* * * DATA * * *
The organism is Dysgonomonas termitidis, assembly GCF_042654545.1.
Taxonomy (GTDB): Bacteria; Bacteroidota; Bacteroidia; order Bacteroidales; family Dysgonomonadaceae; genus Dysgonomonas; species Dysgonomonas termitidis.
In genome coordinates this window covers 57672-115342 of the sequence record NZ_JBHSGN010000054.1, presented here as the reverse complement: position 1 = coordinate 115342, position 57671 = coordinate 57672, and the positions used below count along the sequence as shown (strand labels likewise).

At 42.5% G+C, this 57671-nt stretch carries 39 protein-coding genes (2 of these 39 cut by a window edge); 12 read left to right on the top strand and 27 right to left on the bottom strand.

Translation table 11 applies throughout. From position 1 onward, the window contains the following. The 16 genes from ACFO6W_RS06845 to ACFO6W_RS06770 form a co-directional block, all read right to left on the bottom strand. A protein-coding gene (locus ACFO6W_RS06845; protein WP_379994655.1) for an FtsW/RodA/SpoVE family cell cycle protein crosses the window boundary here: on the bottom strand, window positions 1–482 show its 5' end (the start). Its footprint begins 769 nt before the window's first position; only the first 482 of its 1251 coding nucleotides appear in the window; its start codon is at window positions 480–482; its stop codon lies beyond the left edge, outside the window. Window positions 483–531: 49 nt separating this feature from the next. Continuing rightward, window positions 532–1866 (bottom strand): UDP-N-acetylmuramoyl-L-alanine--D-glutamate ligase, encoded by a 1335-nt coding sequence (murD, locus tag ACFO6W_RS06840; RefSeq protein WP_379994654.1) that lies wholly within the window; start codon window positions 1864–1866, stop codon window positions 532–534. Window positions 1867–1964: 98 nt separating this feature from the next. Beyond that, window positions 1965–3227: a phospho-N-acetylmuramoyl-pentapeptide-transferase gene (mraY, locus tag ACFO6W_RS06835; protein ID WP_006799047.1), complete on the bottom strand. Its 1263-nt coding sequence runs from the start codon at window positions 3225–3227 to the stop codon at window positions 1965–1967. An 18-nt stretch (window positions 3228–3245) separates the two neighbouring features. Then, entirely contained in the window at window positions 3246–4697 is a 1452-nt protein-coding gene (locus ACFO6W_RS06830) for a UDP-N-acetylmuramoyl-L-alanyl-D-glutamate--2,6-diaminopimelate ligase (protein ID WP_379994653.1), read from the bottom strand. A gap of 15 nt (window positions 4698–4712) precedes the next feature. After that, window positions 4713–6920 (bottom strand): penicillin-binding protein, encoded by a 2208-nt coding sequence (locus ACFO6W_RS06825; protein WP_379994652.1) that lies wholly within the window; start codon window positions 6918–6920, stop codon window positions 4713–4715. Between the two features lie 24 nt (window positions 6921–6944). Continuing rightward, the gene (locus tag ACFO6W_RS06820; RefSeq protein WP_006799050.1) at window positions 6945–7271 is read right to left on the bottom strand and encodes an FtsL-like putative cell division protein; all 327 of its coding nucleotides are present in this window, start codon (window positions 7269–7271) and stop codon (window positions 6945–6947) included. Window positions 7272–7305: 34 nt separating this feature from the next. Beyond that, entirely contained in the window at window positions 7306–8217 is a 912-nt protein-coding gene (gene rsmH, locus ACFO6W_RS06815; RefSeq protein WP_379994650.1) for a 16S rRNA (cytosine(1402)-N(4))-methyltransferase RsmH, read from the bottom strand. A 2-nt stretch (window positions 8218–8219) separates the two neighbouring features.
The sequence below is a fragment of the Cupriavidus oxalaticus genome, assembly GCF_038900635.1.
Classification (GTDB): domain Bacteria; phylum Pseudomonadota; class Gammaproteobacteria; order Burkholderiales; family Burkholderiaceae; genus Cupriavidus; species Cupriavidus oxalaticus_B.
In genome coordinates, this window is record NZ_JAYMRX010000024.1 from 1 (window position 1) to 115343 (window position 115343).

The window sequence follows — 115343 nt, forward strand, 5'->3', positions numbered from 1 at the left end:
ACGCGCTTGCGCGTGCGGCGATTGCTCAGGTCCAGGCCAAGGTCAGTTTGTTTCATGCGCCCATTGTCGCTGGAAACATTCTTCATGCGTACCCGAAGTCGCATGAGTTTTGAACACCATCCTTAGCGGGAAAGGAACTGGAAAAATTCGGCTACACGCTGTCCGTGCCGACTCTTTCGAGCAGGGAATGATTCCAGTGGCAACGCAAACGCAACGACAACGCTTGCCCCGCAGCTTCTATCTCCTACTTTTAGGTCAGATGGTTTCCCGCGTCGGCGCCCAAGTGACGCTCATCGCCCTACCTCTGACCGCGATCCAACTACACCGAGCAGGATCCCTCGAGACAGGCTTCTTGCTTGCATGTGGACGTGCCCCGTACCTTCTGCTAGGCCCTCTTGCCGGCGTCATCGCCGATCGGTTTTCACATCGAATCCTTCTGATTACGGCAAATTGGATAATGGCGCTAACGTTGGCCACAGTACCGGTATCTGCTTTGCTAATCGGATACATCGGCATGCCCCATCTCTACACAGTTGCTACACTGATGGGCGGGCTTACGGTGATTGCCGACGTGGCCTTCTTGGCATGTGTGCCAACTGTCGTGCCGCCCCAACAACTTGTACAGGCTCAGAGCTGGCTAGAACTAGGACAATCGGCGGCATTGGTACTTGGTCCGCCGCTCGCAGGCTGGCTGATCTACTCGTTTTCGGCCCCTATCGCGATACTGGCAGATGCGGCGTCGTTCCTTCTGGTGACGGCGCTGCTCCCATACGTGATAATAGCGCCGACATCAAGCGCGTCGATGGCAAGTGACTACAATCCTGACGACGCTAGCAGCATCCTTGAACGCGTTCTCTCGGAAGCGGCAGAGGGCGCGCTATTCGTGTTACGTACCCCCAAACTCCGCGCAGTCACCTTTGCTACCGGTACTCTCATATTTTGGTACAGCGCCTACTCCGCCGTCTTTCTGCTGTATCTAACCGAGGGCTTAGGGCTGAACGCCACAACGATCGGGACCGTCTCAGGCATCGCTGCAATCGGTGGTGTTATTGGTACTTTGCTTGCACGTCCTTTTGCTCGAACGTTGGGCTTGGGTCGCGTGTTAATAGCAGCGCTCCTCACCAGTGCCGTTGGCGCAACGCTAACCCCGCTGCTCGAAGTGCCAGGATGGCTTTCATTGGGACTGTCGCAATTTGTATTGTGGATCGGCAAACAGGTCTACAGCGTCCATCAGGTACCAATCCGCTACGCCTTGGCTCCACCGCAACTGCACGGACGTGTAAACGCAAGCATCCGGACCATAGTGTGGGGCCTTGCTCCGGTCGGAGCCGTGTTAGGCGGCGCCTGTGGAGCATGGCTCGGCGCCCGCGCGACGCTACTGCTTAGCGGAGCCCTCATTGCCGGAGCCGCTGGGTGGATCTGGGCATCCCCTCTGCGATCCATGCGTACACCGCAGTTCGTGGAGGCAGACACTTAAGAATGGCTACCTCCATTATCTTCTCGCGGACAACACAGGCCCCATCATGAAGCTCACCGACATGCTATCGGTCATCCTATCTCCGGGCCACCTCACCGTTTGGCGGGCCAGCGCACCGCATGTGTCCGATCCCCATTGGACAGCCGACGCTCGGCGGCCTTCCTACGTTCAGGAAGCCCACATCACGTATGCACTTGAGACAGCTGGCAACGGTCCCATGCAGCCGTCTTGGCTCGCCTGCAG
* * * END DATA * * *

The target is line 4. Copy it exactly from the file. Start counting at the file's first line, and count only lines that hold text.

At 42.5% G+C, this 57671-nt stretch carries 39 protein-coding genes (2 of these 39 cut by a window edge); 12 read left to right on the top strand and 27 right to left on the bottom strand.